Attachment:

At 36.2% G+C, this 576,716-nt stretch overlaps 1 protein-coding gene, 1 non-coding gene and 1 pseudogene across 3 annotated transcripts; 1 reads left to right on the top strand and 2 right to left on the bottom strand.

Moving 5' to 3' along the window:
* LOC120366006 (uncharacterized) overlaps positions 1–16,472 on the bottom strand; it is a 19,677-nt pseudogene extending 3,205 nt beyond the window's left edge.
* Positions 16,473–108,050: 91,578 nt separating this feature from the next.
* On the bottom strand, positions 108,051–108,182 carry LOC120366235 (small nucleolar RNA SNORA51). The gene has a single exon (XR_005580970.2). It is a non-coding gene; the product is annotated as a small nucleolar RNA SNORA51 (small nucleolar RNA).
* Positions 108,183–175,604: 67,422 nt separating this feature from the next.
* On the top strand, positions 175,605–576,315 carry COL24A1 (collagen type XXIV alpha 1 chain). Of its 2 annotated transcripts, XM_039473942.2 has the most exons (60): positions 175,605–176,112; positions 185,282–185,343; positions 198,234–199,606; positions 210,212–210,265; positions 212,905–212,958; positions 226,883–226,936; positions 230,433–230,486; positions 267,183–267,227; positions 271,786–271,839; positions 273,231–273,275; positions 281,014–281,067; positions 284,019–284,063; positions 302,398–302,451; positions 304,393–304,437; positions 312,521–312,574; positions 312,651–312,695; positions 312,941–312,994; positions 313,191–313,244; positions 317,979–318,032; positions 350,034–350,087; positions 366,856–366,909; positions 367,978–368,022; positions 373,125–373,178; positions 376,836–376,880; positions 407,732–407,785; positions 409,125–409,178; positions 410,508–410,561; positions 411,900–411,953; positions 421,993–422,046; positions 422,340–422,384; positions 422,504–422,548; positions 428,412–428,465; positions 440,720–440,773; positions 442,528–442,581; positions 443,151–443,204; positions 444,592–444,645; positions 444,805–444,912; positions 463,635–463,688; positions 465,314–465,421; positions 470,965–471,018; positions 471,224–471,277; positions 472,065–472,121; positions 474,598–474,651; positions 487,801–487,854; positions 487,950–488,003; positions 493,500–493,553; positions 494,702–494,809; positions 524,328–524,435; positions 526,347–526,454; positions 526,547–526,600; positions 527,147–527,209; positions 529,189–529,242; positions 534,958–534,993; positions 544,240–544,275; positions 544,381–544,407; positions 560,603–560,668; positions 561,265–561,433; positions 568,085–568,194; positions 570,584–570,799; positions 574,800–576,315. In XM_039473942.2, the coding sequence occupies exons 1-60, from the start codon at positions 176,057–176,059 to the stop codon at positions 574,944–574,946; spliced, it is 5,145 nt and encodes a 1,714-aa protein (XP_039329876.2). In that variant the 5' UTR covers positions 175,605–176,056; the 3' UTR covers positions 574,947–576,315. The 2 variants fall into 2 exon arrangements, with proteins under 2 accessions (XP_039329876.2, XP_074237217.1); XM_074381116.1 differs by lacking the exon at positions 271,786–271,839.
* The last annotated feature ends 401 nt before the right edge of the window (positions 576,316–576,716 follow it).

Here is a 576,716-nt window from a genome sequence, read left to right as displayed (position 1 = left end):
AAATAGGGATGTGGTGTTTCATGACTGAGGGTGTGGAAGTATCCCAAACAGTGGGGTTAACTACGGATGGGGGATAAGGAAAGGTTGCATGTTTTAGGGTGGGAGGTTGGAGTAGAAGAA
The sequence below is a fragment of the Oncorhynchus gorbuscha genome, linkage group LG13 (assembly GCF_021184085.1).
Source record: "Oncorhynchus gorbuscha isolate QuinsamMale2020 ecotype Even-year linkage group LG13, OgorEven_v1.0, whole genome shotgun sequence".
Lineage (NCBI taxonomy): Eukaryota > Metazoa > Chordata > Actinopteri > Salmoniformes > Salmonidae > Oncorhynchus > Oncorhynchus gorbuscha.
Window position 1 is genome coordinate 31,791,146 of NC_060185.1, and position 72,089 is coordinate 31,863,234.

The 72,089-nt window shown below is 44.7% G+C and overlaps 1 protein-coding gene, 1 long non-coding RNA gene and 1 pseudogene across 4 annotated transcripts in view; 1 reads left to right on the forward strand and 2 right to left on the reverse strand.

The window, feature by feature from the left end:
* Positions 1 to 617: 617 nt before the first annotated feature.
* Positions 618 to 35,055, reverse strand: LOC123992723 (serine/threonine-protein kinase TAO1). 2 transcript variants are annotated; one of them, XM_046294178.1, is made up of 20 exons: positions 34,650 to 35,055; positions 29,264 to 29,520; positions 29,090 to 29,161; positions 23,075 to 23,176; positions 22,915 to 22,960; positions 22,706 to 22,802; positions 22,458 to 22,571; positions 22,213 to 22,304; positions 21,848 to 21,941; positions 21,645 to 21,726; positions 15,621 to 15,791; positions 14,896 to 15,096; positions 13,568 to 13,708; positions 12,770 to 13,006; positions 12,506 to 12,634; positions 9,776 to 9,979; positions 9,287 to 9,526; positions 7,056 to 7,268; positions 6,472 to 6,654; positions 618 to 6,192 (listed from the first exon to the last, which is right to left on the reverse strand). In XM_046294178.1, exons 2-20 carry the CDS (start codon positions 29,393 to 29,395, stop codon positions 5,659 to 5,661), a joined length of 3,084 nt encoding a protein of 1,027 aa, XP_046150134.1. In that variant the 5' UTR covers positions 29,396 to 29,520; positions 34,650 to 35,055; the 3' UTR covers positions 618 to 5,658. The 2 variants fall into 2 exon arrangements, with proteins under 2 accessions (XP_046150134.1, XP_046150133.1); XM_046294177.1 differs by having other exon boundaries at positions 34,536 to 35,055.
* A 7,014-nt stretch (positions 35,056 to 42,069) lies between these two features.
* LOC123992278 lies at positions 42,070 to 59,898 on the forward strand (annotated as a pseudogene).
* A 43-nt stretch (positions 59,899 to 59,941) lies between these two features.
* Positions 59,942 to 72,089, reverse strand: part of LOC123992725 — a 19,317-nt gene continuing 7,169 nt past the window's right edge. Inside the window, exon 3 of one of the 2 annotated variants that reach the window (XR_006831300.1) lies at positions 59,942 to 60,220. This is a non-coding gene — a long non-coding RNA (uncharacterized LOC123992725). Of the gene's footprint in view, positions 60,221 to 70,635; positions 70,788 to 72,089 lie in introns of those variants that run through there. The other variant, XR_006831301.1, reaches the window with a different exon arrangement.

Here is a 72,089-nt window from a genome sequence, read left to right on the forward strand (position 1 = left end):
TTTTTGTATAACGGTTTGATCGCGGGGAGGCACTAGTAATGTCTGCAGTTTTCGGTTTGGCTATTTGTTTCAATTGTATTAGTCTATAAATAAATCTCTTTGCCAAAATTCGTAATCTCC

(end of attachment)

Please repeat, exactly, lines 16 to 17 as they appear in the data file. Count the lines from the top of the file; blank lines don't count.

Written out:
The window, feature by feature from the left end:
* Positions 1 to 617: 617 nt before the first annotated feature.